In this paper, I begin by briefly showing how the problem of self has been understood and approached historically in Western philosophy. I follow this by focusing on some of the recent literature in the philosophy of mind that suggests that the self is extended, meaning it is not solely located within the boundaries of the brain (Clark and Chalmers 1998). It will be evident that this is in conflict with the traditional Western understanding of the self. Since it seems to be the case that there are strong arguments for endorsing the view that the self is extended (to some degree), we ought to give the proper philosophical attention to such views, and using Daoist ideas will help to theorize about these unorthodox views. This will be the focus of the remainder of the paper, pulling primarily from the Dao De Jing (道德經) and Zhuangzi (莊子). It will be shown that some of these unorthodox views arising from the philosophy of mind bear a close connection to certain Daoist ideas; therefore, making it likely that they share common conceptual resources. I will conclude with some possible objections and responses to those objections. Ultimately, if the self is indeed extended, then this is unfamiliar to the Western mind. However, analyzing these unorthodox views using Daoist ideas may be a suitable tool in progressing our understanding of the self.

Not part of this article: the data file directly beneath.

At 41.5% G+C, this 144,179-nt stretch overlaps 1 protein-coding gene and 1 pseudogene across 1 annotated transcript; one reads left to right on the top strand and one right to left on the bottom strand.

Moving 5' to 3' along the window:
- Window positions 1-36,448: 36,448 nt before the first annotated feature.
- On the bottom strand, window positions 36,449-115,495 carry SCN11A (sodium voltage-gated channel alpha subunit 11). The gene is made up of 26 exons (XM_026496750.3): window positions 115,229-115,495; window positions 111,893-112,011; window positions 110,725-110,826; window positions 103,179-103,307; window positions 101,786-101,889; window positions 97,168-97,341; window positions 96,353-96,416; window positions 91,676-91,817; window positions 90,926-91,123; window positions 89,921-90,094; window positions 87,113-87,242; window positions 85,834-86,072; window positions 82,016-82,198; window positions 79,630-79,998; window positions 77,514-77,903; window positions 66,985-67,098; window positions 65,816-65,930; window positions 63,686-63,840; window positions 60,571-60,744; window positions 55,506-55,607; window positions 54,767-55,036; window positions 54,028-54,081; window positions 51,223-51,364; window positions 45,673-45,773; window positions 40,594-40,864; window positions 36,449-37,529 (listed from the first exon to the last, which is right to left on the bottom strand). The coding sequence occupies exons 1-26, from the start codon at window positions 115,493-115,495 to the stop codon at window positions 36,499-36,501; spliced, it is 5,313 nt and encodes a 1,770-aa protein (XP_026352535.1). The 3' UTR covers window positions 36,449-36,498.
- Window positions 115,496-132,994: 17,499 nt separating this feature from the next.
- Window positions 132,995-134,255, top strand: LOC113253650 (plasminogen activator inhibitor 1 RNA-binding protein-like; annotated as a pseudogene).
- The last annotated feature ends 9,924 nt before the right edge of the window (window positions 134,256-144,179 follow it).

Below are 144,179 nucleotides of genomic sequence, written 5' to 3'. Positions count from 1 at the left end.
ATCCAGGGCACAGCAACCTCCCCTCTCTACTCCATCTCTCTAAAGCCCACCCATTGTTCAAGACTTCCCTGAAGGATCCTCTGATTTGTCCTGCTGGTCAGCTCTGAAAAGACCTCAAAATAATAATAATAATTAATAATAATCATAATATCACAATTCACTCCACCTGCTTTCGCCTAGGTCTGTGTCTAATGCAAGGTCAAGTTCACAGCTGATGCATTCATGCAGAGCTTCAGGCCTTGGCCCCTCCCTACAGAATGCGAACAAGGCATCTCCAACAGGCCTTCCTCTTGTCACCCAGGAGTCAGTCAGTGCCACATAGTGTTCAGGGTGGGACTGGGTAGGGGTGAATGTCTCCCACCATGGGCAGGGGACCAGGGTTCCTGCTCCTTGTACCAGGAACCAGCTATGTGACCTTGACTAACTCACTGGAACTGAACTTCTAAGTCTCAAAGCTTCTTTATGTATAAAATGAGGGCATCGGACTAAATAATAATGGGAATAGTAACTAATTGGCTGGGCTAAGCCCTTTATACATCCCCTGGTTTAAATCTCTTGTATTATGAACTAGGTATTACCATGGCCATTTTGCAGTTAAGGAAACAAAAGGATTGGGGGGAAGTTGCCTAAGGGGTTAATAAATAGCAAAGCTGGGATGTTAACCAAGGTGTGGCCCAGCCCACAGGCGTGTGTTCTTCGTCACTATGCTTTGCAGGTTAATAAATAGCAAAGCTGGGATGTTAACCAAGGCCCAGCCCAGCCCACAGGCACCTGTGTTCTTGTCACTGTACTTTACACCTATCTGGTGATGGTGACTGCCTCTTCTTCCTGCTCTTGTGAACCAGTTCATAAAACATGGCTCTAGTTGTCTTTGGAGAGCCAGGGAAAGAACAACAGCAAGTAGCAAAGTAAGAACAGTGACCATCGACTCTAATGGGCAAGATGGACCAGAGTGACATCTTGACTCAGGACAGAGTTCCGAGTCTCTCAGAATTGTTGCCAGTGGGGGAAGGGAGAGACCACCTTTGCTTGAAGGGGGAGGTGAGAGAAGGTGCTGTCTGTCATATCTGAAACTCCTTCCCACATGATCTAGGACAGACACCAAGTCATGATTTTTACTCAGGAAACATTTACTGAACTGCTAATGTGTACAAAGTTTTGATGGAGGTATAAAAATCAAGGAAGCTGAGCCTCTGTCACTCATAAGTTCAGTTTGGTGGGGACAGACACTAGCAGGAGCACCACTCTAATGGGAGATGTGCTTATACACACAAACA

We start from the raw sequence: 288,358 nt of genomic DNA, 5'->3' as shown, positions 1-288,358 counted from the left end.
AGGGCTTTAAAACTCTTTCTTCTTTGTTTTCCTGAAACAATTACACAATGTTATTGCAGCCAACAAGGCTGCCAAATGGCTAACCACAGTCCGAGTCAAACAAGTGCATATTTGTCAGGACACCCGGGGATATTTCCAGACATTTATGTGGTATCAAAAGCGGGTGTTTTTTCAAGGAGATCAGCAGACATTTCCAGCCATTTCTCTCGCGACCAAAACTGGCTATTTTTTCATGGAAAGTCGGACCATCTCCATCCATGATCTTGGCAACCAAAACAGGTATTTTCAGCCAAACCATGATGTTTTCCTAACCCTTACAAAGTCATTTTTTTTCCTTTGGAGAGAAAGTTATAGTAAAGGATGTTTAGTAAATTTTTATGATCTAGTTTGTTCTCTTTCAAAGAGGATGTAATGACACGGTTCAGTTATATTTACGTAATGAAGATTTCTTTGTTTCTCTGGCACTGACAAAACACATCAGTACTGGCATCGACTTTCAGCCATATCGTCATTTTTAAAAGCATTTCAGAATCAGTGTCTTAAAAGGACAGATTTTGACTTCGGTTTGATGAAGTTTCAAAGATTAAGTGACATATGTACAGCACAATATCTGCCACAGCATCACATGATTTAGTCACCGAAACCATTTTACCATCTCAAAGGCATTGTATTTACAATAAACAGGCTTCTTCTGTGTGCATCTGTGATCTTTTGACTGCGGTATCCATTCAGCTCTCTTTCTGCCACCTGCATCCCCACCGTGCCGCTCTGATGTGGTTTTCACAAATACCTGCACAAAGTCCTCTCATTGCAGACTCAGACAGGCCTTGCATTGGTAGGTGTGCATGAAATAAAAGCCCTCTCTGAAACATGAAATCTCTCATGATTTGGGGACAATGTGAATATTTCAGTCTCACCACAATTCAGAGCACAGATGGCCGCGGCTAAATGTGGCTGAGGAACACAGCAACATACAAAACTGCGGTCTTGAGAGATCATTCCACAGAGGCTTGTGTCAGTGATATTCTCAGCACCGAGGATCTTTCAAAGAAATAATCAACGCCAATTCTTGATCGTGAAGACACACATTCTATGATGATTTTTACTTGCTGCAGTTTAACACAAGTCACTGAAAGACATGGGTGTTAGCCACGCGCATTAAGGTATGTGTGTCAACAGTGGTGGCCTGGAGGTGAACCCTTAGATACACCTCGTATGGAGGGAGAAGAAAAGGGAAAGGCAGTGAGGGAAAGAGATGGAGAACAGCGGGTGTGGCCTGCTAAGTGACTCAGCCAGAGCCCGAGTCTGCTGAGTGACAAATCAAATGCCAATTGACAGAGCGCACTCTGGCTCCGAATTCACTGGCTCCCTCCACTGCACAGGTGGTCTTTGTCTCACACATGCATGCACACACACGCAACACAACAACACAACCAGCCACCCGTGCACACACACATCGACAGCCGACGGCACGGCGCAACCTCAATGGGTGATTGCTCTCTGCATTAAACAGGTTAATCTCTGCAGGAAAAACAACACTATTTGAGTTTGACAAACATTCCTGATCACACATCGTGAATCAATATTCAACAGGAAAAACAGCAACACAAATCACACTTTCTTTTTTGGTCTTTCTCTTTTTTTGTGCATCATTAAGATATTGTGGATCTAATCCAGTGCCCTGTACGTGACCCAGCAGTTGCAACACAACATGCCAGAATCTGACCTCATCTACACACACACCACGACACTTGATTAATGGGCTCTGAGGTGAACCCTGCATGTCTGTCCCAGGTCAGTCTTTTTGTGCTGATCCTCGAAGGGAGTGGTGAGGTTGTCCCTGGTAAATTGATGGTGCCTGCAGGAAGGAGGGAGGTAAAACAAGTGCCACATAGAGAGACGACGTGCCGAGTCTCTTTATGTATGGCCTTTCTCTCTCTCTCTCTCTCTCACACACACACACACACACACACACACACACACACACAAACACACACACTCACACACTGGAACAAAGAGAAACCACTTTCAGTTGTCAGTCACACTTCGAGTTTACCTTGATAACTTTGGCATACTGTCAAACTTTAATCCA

"Theorizing about the Self in Panpsychism and the Extended Mind Using the Dao De Jing (道德經) and Zhuangzi (莊子),"
The Hilltop Review: Vol. 11
, Article 8.
Available at: https://scholarworks.wmich.edu/hilltopreview/vol11/iss2/8